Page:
The scientists' report, which appears in a recent issue of Current Biology, also provides further evidence that cooperation in nature is not always a festival of peace and love. Rather, cooperation may be more of a grudging necessity, in which partners continually compete and undermine one another in a bid for evolutionary dominance.
"In some social microbes, cooperation is something that happens primarily among identical or very similar cells, as a way of competing against relatively unrelated individuals in other cooperative units," said IU Bloomington biologist Gregory Velicer, who led the research. "This is unlike humans, who are more likely to cooperate with unrelated individuals as well as with close kin. In the bacteria we study, cooperation appears to be highly restricted."
Myxococcus xanthus is a predatory bacterium that swarms through soil, killing and eating other microbes by secreting toxic and digestive compounds. When food runs out, cells aggregate and exchange chemical signals to form cooperative, multi-cellular "fruiting bodies." Some of the cells create the fruiting body's structure, while other cells are destined to become hardy spores for the purpose of surviving difficult conditions.
Previously, experiments by Velicer and Ph.D. student Francesca Fiegna showed that when different Myxococcus strains isolated from around the globe were mixed together, the number of spores produced was much reduced. This indicated that this social bacterium had diverged into many socially conflicting types. Michiel Vos, then a Ph.D. student with Velicer at the Max Planck Institute for Developmental Biology in Tübingen, Germany, set out to find whether Myxococcus bacteria sharing the same centimeter-scale soil patch were still capable of efficiently forming fruiting bodies together, or whether these close neighbors would already engage in social conflict.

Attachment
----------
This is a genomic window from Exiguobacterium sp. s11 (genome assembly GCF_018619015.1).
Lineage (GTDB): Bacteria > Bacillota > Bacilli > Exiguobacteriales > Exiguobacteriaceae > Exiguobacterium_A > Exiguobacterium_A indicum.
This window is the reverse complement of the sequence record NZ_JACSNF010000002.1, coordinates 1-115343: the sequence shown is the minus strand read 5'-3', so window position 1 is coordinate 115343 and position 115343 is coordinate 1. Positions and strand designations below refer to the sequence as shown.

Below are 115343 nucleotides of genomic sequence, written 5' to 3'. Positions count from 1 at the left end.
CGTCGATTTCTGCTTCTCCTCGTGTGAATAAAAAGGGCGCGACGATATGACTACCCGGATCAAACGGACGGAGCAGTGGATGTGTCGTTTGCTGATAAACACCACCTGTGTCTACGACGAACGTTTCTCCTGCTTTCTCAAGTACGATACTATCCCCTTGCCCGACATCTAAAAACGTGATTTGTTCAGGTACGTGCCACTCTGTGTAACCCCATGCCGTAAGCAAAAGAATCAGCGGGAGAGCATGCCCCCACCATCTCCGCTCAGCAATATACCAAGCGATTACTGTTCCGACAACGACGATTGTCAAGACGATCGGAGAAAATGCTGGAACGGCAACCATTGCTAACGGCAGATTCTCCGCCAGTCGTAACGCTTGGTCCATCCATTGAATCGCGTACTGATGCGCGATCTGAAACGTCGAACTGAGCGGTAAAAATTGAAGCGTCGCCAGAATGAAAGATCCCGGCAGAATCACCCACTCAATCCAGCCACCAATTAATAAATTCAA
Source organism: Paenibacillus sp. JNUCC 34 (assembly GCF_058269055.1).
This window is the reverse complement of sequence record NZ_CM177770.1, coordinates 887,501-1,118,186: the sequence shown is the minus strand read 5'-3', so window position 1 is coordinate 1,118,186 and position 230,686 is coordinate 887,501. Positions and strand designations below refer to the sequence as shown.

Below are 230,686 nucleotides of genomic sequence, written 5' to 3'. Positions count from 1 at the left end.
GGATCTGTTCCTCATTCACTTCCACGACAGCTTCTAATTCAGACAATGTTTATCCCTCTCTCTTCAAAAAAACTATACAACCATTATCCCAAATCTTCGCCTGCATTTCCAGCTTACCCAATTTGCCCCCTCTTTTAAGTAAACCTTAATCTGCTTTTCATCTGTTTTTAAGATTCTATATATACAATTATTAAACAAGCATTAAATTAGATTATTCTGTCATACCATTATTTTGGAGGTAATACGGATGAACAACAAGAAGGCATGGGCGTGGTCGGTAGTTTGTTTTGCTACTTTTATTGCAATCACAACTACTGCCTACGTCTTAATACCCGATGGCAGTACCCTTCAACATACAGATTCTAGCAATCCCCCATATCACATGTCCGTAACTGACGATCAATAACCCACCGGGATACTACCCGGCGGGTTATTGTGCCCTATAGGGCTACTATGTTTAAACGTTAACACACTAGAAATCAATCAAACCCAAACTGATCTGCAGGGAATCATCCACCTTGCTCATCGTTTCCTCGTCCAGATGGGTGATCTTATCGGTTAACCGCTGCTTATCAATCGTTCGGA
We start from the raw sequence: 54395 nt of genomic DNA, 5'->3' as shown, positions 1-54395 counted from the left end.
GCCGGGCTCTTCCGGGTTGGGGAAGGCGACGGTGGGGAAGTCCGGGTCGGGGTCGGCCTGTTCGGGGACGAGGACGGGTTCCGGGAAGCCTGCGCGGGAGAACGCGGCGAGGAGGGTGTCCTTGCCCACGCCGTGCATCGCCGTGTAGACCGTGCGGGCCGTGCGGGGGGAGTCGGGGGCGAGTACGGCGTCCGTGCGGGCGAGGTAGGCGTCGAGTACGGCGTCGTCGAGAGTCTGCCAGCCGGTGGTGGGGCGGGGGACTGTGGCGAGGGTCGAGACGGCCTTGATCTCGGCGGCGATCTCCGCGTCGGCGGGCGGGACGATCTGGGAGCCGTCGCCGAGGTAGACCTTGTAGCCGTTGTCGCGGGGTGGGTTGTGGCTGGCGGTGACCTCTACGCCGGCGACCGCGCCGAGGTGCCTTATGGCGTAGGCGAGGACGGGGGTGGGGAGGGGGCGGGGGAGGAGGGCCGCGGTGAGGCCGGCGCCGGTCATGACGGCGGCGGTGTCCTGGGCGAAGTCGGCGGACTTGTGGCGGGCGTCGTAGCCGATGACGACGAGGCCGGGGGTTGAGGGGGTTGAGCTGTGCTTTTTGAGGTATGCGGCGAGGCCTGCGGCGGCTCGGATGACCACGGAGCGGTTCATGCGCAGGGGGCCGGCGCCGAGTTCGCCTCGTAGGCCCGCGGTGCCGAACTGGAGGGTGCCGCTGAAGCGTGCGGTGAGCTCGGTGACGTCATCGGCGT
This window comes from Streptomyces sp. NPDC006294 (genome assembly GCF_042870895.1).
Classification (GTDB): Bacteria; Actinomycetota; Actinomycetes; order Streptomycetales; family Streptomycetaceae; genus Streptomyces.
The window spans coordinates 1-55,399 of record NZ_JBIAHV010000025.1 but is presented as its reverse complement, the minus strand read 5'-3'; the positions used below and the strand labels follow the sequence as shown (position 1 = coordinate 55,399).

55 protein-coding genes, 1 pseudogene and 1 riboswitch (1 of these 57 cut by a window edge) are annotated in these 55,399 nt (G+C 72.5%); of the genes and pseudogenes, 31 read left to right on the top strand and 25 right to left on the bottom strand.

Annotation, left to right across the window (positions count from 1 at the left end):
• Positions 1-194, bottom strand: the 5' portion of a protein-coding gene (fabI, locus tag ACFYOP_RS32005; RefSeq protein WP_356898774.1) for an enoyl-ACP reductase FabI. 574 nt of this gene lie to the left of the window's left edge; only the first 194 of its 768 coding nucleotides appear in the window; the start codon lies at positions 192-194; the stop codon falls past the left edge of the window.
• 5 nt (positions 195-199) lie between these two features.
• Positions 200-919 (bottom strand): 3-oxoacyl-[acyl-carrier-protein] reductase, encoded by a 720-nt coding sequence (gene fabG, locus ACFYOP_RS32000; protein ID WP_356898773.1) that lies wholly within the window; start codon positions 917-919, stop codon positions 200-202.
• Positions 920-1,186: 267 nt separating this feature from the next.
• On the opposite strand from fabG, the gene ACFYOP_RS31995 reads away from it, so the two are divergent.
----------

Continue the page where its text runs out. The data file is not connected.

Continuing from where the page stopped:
As part of the experimental design for their Current Biology study, Velicer and Vos paired Myxococcus strains isolated from soil samples taken just centimeters apart to see whether they would behave cooperatively or competitively.
The scientists found that some pairs of strains, inhabiting the same patch of soil and almost identical genetically, had nevertheless diverged enough to inhibit each other's ability to make spores.
In general, however, the scientists found competition was less intense among centimeter-scale pairings than for pairings of more distantly related bacteria isolated from distant locations. These results indicate that social divergence can evolve rapidly within populations, but this divergence can be augmented by geographic isolation.
Another set of experiments revealed that different strains actively avoid each other prior to starvation-induced fruiting body formation. Velicer and Vos argue that this type of exclusion within diverse populations -- in which the probability of social conflict among neighbors is high -- may serve to direct the benefits of cooperation to close kin only.
Velicer says he plans to conduct an exhaustive search for specific genetic differences that lead to antagonism and social exclusion in pairing of closely related strains. "We've got lots of candidate genes," he said.
A long-term goal, Velicer explains, is to understand how new species of social bacteria might evolve sympatrically, that is, in a geographical area shared with a parental species.
"If strong social incompatibilities evolve rapidly, that has implications for understanding how interacting strains diverge over long periods of time," Velicer said.